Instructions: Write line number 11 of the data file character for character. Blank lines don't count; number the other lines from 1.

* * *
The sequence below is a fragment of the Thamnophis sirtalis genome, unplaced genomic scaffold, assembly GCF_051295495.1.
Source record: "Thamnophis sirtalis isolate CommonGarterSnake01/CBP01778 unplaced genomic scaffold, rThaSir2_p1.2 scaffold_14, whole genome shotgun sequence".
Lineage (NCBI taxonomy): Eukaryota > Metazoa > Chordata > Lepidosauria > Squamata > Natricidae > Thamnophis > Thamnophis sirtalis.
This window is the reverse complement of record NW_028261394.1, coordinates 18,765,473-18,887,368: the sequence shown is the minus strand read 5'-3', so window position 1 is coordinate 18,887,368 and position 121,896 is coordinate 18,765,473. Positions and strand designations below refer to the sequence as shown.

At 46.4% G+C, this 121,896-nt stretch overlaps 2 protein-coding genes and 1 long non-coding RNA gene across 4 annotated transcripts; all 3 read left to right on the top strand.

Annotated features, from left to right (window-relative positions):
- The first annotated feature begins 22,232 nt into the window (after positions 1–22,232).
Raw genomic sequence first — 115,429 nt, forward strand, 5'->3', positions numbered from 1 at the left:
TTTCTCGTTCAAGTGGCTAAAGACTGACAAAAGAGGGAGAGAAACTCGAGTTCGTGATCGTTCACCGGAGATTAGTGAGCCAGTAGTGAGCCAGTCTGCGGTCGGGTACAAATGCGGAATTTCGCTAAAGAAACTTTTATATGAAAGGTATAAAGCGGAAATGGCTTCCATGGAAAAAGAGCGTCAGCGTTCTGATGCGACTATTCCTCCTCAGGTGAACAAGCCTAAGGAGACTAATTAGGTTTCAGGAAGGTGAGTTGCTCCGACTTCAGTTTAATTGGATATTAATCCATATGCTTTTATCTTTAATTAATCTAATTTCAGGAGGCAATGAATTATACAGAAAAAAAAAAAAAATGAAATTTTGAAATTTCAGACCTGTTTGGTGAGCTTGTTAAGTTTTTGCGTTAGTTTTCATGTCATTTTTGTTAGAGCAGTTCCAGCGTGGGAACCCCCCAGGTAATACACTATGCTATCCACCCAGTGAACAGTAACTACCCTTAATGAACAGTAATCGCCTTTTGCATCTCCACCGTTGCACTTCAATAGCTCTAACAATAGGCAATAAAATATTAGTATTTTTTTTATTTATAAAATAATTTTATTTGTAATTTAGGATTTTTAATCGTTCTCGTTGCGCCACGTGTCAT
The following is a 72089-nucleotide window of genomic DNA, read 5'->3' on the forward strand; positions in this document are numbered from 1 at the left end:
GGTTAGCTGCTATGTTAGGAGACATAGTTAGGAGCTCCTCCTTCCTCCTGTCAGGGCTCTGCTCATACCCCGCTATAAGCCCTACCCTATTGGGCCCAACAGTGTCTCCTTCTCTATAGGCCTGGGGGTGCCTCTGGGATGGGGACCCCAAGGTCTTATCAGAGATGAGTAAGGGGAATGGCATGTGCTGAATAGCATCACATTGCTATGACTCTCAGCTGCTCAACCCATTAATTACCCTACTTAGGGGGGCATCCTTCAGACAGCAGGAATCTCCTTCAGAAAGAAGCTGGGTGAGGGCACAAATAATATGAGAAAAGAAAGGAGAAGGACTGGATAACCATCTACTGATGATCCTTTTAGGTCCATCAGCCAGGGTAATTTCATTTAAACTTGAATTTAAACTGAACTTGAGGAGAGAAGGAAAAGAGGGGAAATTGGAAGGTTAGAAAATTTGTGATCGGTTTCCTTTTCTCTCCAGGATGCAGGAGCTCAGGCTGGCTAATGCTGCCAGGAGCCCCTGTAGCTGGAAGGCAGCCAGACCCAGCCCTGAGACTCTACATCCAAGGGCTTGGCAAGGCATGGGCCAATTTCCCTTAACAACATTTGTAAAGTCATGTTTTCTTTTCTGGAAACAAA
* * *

GGTTAGCTGCTATGTTAGGAGACATAGTTAGGAGCTCCTCCTTCCTCCTGTCAGGGCTCTGCTCATACCCCGCTATAAGCCCTACCCTATTGGGCCCAACAGTGTCTCCTTCTCTATAGGCCTGGGGGTGCCTCTGGGATGGGGACCCCAAGGTCTTATCAGAGATGAGTAAGGGGAATGGCATGTGCTGAATAGCATCACATTGCTATGACTCTCAGCTGCTCAACCCATTAATTACCCTACTTAGGGGGGCATCCTTCAGACAGCAGGAATCTCCTTCAGAAAGAAGCTGGGTGAGGGCACAAATAATATGAGAAAAGAAAGGAGAAGGACTGGATAACCATCTACTGATGATCCTTTTAGGTCCATCAGCCAGGGTAATTTCATTTAAACTTGAATTTAAACTGAACTTGAGGAGAGAAGGAAAAGAGGGGAAATTGGAAGGTTAGAAAATTTGTGATCGGTTTCCTTTTCTCTCCAGGATGCAGGAGCTCAGGCTGGCTAATGCTGCCAGGAGCCCCTGTAGCTGGAAGGCAGCCAGACCCAGCCCTGAGACTCTACATCCAAGGGCTTGGCAAGGCATGGGCCAATTTCCCTTAACAACATTTGTAAAGTCATGTTTTCTTTTCTGGAAACAAA